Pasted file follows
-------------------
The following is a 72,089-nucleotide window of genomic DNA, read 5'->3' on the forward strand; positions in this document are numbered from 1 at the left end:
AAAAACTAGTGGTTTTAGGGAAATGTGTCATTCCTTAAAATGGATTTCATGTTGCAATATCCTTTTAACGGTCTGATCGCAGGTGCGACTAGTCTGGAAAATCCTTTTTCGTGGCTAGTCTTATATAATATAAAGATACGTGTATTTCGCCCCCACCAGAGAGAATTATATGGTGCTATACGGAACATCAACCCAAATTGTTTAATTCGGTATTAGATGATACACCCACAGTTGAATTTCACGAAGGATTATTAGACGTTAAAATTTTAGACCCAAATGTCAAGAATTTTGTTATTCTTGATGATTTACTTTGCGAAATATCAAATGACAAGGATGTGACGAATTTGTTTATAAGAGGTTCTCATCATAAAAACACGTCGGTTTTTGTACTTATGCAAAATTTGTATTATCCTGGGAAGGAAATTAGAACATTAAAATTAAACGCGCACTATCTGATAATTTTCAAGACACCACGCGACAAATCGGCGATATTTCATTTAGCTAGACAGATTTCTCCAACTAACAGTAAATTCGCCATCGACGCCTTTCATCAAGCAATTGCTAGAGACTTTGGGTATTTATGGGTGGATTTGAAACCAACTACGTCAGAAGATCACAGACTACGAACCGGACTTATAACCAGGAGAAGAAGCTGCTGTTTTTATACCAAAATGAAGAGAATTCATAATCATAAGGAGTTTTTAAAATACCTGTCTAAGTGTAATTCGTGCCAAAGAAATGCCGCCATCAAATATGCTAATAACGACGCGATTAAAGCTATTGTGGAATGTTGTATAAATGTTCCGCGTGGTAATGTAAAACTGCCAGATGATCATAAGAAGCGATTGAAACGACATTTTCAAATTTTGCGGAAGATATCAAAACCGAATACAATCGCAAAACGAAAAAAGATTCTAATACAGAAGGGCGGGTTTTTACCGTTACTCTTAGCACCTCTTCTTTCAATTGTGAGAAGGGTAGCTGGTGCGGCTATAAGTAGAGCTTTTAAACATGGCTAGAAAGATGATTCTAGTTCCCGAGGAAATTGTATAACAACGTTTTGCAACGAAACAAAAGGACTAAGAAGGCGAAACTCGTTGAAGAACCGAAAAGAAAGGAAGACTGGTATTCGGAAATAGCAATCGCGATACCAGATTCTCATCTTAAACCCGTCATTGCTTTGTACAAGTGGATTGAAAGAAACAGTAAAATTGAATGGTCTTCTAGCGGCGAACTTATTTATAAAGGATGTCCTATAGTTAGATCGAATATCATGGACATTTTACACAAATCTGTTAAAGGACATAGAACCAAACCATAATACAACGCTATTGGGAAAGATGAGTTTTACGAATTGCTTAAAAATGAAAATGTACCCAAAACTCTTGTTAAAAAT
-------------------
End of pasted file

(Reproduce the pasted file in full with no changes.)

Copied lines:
The following is a 72,089-nucleotide window of genomic DNA, read 5'->3' on the forward strand; positions in this document are numbered from 1 at the left end:
AAAAACTAGTGGTTTTAGGGAAATGTGTCATTCCTTAAAATGGATTTCATGTTGCAATATCCTTTTAACGGTCTGATCGCAGGTGCGACTAGTCTGGAAAATCCTTTTTCGTGGCTAGTCTTATATAATATAAAGATACGTGTATTTCGCCCCCACCAGAGAGAATTATATGGTGCTATACGGAACATCAACCCAAATTGTTTAATTCGGTATTAGATGATACACCCACAGTTGAATTTCACGAAGGATTATTAGACGTTAAAATTTTAGACCCAAATGTCAAGAATTTTGTTATTCTTGATGATTTACTTTGCGAAATATCAAATGACAAGGATGTGACGAATTTGTTTATAAGAGGTTCTCATCATAAAAACACGTCGGTTTTTGTACTTATGCAAAATTTGTATTATCCTGGGAAGGAAATTAGAACATTAAAATTAAACGCGCACTATCTGATAATTTTCAAGACACCACGCGACAAATCGGCGATATTTCATTTAGCTAGACAGATTTCTCCAACTAACAGTAAATTCGCCATCGACGCCTTTCATCAAGCAATTGCTAGAGACTTTGGGTATTTATGGGTGGATTTGAAACCAACTACGTCAGAAGATCACAGACTACGAACCGGACTTATAACCAGGAGAAGAAGCTGCTGTTTTTATACCAAAATGAAGAGAATTCATAATCATAAGGAGTTTTTAAAATACCTGTCTAAGTGTAATTCGTGCCAAAGAAATGCCGCCATCAAATATGCTAATAACGACGCGATTAAAGCTATTGTGGAATGTTGTATAAATGTTCCGCGTGGTAATGTAAAACTGCCAGATGATCATAAGAAGCGATTGAAACGACATTTTCAAATTTTGCGGAAGATATCAAAACCGAATACAATCGCAAAACGAAAAAAGATTCTAATACAGAAGGGCGGGTTTTTACCGTTACTCTTAGCACCTCTTCTTTCAATTGTGAGAAGGGTAGCTGGTGCGGCTATAAGTAGAGCTTTTAAACATGGCTAGAAAGATGATTCTAGTTCCCGAGGAAATTGTATAACAACGTTTTGCAACGAAACAAAAGGACTAAGAAGGCGAAACTCGTTGAAGAACCGAAAAGAAAGGAAGACTGGTATTCGGAAATAGCAATCGCGATACCAGATTCTCATCTTAAACCCGTCATTGCTTTGTACAAGTGGATTGAAAGAAACAGTAAAATTGAATGGTCTTCTAGCGGCGAACTTATTTATAAAGGATGTCCTATAGTTAGATCGAATATCATGGACATTTTACACAAATCTGTTAAAGGACATAGAACCAAACCATAATACAACGCTATTGGGAAAGATGAGTTTTACGAATTGCTTAAAAATGAAAATGTACCCAAAACTCTTGTTAAAAAT